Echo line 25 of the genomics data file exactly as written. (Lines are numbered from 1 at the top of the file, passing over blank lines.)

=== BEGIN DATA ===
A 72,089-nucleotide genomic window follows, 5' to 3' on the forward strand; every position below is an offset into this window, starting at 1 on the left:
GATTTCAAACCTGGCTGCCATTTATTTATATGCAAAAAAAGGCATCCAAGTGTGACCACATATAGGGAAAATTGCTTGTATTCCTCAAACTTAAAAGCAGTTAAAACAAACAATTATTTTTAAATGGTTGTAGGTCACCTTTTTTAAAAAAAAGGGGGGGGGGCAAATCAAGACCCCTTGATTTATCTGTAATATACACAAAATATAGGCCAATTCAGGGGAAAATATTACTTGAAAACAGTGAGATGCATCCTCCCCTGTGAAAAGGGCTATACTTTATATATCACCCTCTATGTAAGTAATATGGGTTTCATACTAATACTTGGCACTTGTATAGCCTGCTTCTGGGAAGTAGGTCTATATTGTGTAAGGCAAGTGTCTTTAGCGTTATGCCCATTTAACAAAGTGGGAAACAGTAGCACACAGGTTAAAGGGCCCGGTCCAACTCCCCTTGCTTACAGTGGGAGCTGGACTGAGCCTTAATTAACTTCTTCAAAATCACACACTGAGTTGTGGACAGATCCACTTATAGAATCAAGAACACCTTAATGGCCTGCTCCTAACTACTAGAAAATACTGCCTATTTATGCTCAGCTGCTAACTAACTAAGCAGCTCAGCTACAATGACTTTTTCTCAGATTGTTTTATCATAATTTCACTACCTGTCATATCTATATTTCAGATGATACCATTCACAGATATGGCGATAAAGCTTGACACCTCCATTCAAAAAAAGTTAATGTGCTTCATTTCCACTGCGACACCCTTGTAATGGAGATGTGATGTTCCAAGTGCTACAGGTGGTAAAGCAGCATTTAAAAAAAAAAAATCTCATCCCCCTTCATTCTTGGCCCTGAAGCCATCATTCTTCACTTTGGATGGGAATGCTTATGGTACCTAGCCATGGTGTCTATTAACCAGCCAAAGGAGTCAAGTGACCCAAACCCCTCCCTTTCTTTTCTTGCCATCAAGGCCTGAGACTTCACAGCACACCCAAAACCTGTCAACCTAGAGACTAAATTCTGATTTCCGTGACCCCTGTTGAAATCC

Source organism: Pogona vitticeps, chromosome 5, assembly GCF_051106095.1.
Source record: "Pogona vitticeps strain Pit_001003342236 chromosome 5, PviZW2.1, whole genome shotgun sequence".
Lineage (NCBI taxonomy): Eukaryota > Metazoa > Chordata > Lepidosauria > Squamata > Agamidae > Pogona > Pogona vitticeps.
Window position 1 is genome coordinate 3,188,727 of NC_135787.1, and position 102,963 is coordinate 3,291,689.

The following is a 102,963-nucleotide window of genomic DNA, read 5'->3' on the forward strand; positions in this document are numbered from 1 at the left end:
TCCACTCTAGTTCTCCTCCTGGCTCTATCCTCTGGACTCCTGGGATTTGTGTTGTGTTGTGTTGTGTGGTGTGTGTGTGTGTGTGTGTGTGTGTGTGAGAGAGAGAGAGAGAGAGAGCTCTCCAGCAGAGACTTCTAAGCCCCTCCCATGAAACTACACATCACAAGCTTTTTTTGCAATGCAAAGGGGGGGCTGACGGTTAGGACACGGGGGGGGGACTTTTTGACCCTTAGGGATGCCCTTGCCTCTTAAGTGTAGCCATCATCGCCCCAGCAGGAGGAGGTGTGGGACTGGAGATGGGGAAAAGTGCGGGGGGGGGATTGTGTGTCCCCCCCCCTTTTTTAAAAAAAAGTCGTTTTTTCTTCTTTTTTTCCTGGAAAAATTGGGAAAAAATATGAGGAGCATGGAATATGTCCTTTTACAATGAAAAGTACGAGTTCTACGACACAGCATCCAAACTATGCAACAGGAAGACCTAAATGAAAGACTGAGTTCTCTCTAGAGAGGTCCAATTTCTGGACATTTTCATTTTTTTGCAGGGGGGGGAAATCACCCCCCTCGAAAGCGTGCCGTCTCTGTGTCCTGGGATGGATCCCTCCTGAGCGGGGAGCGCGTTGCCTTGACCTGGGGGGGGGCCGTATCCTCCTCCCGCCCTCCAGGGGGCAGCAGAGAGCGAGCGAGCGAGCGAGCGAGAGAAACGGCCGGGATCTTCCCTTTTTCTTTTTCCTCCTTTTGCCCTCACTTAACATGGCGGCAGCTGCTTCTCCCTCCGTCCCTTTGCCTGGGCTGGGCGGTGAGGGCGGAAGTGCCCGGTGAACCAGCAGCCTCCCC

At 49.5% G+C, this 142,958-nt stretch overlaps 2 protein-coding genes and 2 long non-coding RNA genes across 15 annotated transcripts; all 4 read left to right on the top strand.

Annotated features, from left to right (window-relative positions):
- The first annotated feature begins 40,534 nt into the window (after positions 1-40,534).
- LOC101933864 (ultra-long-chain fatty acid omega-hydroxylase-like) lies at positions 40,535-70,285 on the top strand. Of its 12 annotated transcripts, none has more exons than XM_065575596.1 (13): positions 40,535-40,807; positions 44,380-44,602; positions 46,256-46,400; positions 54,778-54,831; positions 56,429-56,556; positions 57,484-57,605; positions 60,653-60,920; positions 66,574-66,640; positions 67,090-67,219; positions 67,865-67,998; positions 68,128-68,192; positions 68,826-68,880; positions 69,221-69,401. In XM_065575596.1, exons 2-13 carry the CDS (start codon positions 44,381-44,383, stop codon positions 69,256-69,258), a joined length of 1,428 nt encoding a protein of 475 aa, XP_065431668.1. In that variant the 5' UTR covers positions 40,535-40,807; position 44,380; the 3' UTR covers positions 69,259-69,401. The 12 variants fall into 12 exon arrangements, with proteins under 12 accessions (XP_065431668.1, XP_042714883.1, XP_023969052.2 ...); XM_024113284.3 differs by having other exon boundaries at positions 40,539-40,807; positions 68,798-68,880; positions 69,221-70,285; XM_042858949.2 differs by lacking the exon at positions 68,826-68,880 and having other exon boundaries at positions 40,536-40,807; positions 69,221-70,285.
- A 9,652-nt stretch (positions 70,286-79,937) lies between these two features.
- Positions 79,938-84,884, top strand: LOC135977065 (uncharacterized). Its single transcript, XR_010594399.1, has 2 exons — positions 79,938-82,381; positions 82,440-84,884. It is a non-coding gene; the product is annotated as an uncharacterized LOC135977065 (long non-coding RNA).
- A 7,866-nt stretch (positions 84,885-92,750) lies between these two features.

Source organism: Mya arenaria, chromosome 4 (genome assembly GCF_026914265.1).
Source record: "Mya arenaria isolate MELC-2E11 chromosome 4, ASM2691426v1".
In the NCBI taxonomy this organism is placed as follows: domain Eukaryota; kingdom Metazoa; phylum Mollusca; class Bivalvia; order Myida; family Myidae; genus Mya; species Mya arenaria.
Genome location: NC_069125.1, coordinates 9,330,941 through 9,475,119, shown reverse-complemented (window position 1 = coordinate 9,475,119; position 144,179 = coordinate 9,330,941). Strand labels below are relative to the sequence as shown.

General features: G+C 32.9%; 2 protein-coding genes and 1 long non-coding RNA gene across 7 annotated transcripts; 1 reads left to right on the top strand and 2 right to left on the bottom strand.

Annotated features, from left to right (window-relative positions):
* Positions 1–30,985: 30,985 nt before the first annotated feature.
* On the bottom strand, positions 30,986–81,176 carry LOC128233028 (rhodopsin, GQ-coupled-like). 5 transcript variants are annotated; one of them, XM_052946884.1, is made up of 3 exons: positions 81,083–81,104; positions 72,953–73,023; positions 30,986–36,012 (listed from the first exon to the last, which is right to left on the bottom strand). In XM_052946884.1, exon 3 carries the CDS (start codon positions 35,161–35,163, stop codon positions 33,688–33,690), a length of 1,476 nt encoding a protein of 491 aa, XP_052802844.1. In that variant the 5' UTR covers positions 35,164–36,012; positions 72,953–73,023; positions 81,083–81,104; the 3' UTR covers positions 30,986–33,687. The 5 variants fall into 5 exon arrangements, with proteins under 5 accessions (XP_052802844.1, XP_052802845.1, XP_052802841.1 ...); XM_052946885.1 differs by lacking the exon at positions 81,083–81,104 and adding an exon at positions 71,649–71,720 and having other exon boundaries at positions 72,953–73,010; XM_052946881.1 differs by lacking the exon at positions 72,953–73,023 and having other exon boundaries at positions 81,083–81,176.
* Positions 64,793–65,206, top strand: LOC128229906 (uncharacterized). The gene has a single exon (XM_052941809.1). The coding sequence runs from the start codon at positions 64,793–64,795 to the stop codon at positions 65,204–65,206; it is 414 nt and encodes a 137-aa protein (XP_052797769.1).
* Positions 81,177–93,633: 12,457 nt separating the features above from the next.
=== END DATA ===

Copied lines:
* Positions 81,177–93,633: 12,457 nt separating the features above from the next.